What is so damn important that they feel the need to break the rules (as idiotic the reasoning is) just to see if someone posted something on Whatsapp or Facebook? Can't people go a few hours without being constantly updated?

    I don't feel the need to check my phone on an hourly basis. People know that when iÄm at work i'm doing my job and most things can't be that important to warrant an immediate reaction.. if i'm expecting an important message or call i tell so but that's rare (and i usually give my office phoen number so people can be sure i pick up immediately).

    Another thing is a coworker whom i pickup up in the morning and drive home after work because it's on my way and he doesn't own a car. As soon as we are in my car he whips out the phone and checks for messages.. everytime. I'm not annoyed by it in any meaningful way but it's interesting to see how dependent some people have become to their phones and the constant need to check things which are for the most part very trivial (things like videos or funny pictures).

    It baffles me most of the time.
  6. Mr. B

    Mr. B Vice Admiral Admiral

    Dec 28, 2002
    New Orleans
    I have a couple friends like this, but I generally have to look at strangers to see the sorts of scenes you see in the video. It's sad. Just living life is a dying art.
  7. scotpens

    scotpens Vice Admiral Premium Member

    Nov 29, 2009
    Los Angeles, CA
    Of course, the problem isn't the technology. There were jokes (as well as serious concerns) about teenagers spending too much time talking on the phone back when phones had rotary dials, weighed 5 pounds and plugged into the wall.

    It's not the tool that's the problem -- it's the tool who uses the tool!

    EDIT: This is my 8000th post! You're all invited to celebrate my promotion to Vice Admiral. :beer:
  8. Smellincoffee

    Smellincoffee Commodore Commodore

    May 20, 2005
    Heart of Dixie
    When scenes like the above happen, I feel insulted, angry, and nasty. I have to stop myself from getting riled up. When people yank out a phone and start yakking or doodling away, I just walk off. I'm not playing spectator to a machine.
  9. Mr. Laser Beam

    Mr. Laser Beam Fleet Admiral Admiral

    May 10, 2005
    The visitor's bullpen
    Normally I try to tune out obsessive smartphone users but when they are customers in my store, unfortunately I have to deal with this. It really pisses me off when they're jabbering away on their damn phones at the same time I'm trying to help them. Oftentimes they hold up the line while they're doing this. It disrespects everyone in the store - employees and fellow customers alike. :mad:

    Of course this would be illegal but it's at times like this when cellphone jamming devices would be a godsend.
  10. propita

    propita Rear Admiral Rear Admiral

    Mar 9, 2001
    fresno, ca, us
    I like my iPhone 4 and don't feel a need to upgrade for the foreseeable future.

    Being 50 now, I can clearly remember life without cellphones. I'm happy having one, as it's come in quite handy at times I would otherwise worry. In fact, recently when driving to LA, I called 911 (yes, while driving) and reported, in a highly emotional voice, witnessing a car assuredly having gone through a guardrail on the freeway--because I heard a "BOOM!" and saw a car flying through the air, off the freeway where there was nothing under him as he epbegan falling the 20 or so feet to the ground. No, I didn't stop, because I saw a big rig and a couple of cars stopping. Since I witnessed it (enough), they decided the call and said they'd send people immediately.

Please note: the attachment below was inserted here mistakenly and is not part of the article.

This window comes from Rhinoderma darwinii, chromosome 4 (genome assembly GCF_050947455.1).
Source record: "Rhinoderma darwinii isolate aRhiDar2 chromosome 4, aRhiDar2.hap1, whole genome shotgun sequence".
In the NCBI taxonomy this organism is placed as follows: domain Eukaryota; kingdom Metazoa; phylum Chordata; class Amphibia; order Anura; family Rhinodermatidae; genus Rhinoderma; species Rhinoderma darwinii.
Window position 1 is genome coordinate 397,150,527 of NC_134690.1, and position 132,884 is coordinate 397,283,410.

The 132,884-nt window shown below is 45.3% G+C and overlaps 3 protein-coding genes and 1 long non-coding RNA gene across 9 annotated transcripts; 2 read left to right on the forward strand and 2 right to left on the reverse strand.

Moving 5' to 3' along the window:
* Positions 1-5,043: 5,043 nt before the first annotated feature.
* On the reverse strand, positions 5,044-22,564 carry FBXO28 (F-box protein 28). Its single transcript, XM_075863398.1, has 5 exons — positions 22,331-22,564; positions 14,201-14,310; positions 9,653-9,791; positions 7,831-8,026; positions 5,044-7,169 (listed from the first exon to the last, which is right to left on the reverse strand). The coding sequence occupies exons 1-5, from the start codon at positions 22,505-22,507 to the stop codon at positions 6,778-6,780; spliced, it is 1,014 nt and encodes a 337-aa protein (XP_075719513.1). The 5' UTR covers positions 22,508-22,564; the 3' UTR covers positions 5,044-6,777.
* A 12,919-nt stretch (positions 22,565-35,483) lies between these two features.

And I'm sticking with AT&T, despite not always being thrilled with them, because I got "unlimited data" grandfathered in, though I seriously don't use it all that much.
  11. Lindley

    Lindley Moderator with a Soul Premium Member

    Nov 30, 2001
    Bonney Lake, WA
    Having a data plan is one of those things you think you don't need, right up until you get one. It's just too useful to give up easily.

    That said, I think it's a shame the telecoms have found a way to charge per megabyte (effectively). They missed that boat the first time around, but with cellular data they have consumers pretty well cornered on that one.

    It'll be interesting to see if projects like Google Fiber can break that paradigm.
  12. tomalak301

    tomalak301 Admiral Premium Member

    Mar 2, 2003
    San Francisco Bay Area, CA
    If there was one thing I didn't like it was when I bought I new phone, I wasn't grandfathered into an unlimited or a nice data plan. I'm on a 2 gig plan, and I think that psycologically has forced me to not use the phone as much as I did last year. Even if I'm no where near 2 gigs, I don't even get over 1 gig because I'm afraid I will overuse it.

    As for the whole ethical thing, I admit I do use my phone when I'm with a friend, but he does as well. When I'm with other groups of people I don't but I do know that they might. It's a shame that the whole "social" interaction thing seems to be a dying breed. People would rather be on their phones or text than actually talk to a person.